The tricky thing is that judgments of you often do have some legitimacy. Even if you were misunderstood, maybe you acted in a way conducive to misunderstanding. So you should try to avoid that in the future. Maybe you should refrain from acting rudely even in response to someone else's rudeness. Sometimes being an introvert can make you seem aloof or judgmental, so to counteract that you should make an extra effort to be friendly. On a non-moral level, to increase your popularity it's certainly a good idea to break out of your comfort zone and try to act a little as the people around you seem to value. Their overall judgments of you may be superficial or wrong, but it's advisable to make tweaks in your personality here and there.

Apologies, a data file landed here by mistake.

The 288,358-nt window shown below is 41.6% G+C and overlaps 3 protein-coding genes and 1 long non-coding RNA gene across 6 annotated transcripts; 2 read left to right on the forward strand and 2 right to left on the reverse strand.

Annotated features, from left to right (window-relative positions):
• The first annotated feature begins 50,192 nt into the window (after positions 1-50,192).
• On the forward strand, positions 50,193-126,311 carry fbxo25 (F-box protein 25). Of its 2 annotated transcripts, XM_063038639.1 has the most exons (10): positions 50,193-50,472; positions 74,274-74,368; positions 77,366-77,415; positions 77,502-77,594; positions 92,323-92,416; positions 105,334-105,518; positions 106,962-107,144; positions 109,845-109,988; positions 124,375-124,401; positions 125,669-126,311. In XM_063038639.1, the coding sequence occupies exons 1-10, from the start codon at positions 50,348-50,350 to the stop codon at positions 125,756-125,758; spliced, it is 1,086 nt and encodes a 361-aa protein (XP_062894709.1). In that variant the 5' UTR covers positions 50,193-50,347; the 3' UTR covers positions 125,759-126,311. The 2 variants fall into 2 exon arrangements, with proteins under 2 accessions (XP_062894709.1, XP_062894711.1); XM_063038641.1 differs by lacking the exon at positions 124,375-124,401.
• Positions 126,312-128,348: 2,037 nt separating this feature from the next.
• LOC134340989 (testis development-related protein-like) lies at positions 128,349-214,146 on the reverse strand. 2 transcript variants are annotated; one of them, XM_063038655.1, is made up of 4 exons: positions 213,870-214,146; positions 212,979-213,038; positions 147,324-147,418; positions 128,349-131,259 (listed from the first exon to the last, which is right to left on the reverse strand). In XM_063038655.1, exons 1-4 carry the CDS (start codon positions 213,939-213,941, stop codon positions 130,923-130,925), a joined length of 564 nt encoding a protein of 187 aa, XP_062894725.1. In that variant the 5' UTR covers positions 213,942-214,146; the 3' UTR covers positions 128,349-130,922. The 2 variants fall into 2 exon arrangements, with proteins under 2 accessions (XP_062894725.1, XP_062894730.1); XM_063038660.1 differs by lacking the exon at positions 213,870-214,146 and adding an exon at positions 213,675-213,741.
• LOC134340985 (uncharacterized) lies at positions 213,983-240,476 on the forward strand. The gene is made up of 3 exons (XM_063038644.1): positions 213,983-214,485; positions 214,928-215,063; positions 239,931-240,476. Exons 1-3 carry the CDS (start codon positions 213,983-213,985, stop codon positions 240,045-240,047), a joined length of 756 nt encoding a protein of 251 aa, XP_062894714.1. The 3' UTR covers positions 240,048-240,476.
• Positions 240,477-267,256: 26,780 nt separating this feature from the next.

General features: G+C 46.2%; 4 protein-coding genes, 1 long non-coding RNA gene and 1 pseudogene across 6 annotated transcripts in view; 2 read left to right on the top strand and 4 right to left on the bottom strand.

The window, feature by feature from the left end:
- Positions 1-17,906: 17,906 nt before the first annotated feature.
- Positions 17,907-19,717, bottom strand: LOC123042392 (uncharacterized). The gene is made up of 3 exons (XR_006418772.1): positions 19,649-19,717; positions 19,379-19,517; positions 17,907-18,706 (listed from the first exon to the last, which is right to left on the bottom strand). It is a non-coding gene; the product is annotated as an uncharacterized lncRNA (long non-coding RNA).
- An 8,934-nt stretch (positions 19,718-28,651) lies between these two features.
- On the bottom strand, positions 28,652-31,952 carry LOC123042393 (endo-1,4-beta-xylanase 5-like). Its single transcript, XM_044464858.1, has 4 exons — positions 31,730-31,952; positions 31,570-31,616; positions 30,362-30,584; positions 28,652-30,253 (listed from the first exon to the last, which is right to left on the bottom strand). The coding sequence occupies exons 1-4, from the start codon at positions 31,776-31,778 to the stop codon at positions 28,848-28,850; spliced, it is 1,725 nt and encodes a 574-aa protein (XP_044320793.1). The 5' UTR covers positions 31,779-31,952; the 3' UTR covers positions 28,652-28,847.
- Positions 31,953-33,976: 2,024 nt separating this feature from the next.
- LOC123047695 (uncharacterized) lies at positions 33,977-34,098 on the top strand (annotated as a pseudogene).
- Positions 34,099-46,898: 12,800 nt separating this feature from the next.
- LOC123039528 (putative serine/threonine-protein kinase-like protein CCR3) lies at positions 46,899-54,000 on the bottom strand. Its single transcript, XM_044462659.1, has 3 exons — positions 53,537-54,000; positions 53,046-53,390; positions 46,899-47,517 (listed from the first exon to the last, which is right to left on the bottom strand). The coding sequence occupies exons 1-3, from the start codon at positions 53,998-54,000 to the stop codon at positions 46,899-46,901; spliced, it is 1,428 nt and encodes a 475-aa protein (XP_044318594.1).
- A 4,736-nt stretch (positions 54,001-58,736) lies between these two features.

In general, I guess the only rule of thumb is the cliché that you should be open to others' impressions and judgments but don't take them too seriously. Be smart about it. When it comes to your worth as a person, what matter most are principles, not others' judgments. The Golden Rule matters above all: be kind and compassionate, apply to yourself the standards you apply to others, be self-aware and self-critical. And then other common intuitions: be courageous, tell the truth, be rational, etc. Judgments in and of themselves are virtually meaningless; they acquire value only insofar as they accord with certain principles that have cross-cultural resonance.